We’re all aware of how important cash flow is to any business, especially start-up tech businesses where cash flow equals food on the table… So how do the new raft of user generated content offerings plan to make their cash flow sustainable?
Something that as interested me since I was first introduced to the internet is the idea that the internet enables people to communicate effortlessly. We take this for granted now, but it never used to be like this for humans. For the first time in human history, I’m literally able to communicate with someone on the other end of the planet at the speed of thought (or at least the speed that I can type).
The spin off of this is the natural aggregation of people inclined towards similar interests – we’re all happiest when we’re living and interacting with people like ourselves – enter online communities.
The idea of an online community is an easy to understand one, and the benefits thereof quite obvious, but it’s still not clear to me how one could monetise a community that is essentially made up of people giving away their thoughts, time and energy freely. All you can do is grow as much traffic as possible and hope that your advertising will pay the bills, because you can’t force them to create more content for you… you have to provide value to them to interact in this way.
No amount of Ajax, slick user interfaces, gradients or comments will take away the fact that 95% of the worlds population simply don’t live in the online world as much as we do – they prefer to live in the real world where they interact with people in real time, doing real things, and only dipping into the online world when they need to (email, search, shopping, services).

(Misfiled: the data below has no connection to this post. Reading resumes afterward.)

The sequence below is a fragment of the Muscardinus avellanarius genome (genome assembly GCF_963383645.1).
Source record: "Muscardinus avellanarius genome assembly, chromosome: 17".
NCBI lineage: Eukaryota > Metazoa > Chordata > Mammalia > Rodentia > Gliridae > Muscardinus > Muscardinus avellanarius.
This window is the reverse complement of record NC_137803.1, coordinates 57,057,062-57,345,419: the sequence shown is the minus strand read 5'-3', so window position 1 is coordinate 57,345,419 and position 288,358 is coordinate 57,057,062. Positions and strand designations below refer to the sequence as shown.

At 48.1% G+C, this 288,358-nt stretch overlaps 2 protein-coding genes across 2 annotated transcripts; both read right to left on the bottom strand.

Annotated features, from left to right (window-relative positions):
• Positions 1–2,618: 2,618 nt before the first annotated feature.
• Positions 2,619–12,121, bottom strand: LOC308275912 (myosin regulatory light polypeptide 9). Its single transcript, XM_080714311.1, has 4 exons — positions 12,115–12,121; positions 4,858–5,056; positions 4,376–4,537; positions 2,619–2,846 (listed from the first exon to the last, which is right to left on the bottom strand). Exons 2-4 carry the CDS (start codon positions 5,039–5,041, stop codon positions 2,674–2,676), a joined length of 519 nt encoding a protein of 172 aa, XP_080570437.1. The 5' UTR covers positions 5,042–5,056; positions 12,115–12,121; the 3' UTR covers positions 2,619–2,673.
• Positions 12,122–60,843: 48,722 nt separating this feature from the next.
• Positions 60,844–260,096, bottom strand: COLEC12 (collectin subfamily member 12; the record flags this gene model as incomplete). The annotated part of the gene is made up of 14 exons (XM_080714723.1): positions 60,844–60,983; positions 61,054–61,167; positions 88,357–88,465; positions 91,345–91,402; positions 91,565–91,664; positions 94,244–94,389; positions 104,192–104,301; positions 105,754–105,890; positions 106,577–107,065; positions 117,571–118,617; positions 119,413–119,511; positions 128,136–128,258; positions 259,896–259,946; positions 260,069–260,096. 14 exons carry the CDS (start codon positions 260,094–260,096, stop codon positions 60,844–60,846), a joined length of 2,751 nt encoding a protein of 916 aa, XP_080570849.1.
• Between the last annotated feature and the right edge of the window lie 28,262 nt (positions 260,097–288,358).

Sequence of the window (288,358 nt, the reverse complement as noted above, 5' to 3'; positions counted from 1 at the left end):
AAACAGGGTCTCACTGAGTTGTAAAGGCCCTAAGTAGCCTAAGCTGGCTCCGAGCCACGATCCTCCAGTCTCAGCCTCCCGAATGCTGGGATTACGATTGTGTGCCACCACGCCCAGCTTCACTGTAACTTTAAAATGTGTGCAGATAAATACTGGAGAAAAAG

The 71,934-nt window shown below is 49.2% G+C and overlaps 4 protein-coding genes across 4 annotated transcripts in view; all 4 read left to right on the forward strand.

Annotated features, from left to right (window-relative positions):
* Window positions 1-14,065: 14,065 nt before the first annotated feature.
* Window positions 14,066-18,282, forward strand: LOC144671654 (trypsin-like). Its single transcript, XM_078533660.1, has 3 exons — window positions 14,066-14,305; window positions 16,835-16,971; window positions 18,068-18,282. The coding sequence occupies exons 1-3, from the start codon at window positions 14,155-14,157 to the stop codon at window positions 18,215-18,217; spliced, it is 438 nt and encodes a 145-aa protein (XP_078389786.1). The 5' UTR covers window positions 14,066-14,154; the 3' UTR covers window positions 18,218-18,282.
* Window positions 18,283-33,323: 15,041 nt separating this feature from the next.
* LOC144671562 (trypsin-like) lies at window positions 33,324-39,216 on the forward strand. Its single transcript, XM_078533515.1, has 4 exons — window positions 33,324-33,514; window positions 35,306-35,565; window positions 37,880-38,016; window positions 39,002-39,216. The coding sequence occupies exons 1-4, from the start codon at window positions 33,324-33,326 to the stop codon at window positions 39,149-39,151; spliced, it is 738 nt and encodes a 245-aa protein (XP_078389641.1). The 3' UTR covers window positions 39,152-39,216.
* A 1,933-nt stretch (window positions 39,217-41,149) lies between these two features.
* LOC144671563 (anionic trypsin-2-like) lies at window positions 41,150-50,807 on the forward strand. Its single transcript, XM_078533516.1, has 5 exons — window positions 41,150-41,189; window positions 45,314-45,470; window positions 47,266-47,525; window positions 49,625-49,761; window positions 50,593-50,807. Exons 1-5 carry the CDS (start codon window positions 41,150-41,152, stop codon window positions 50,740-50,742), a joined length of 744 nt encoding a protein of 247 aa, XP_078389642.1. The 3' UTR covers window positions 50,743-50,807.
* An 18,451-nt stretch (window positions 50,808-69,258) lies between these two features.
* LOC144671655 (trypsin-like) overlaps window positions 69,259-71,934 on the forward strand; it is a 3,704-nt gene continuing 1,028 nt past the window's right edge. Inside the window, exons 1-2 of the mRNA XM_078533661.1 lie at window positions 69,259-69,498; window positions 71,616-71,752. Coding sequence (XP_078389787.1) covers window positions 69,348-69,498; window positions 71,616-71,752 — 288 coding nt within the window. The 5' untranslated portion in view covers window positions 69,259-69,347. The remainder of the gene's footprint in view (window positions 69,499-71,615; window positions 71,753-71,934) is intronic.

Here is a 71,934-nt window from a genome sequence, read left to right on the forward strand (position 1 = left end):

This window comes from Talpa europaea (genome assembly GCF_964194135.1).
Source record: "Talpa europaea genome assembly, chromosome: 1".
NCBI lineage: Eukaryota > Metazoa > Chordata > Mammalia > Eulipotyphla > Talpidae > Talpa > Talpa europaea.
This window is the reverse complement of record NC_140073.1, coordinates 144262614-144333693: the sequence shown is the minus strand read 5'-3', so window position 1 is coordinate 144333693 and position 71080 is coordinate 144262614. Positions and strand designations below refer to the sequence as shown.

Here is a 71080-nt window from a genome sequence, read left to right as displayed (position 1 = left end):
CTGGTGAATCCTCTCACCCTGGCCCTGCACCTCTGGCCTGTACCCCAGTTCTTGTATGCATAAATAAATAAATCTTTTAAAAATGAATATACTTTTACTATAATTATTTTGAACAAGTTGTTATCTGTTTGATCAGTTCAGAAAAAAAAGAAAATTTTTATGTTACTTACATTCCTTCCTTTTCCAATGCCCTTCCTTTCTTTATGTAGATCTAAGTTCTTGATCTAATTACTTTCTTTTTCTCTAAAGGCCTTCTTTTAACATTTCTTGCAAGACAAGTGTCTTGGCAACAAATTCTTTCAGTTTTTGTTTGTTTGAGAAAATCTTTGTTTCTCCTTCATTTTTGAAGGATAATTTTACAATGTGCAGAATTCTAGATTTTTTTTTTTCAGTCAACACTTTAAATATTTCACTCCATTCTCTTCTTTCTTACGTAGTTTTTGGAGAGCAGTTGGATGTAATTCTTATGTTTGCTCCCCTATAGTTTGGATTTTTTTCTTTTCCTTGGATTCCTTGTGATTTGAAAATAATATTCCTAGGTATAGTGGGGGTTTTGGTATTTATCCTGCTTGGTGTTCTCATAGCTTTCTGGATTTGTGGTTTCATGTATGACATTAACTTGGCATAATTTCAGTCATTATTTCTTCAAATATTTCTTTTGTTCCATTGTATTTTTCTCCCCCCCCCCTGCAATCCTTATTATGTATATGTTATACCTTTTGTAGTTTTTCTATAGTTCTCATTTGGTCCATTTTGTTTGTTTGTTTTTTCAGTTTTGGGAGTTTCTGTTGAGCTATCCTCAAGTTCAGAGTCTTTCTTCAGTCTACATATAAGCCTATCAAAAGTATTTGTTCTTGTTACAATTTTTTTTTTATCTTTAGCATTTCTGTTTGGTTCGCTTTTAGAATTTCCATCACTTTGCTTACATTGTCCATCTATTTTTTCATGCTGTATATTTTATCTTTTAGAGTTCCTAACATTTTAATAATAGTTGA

The web builders that supply the above email, search, shopping and other services, do live in an online world – we have to, just the same as the architect lives in the architects world and the painter lives in the art world – but it’s ludicrous to assume that because we do, and we can see the benefits of better UI and vertical content (gigaom), that we can build a business around traffic that may or may never come, at least not enough to create the necessary cash flow that a business needs to survive.
Venture funded start ups can because they’ve got other people’s money sitting in the bank, waiting to be spent, and in some cultures (hello USA, goodbye UK) it’s OK to fail, as long as you admit your mistakes, learn from them, and promise not to do them again (hang on, wasn’t that web 1.0?). But that doesn’t mean everyone else can and should.
Don’t get me wrong – I love the idea of vertical niched portals of user generated content enriching the web and providing better information easier, but I’m not sure that I’d want to risk my hard earned cash on something that is quite possibly riskier then opening a kebab shop outside a nightclub.
Which brings me to my next point: what’s your take on creating niched user generated content portals and monetising them? Should they be monetised?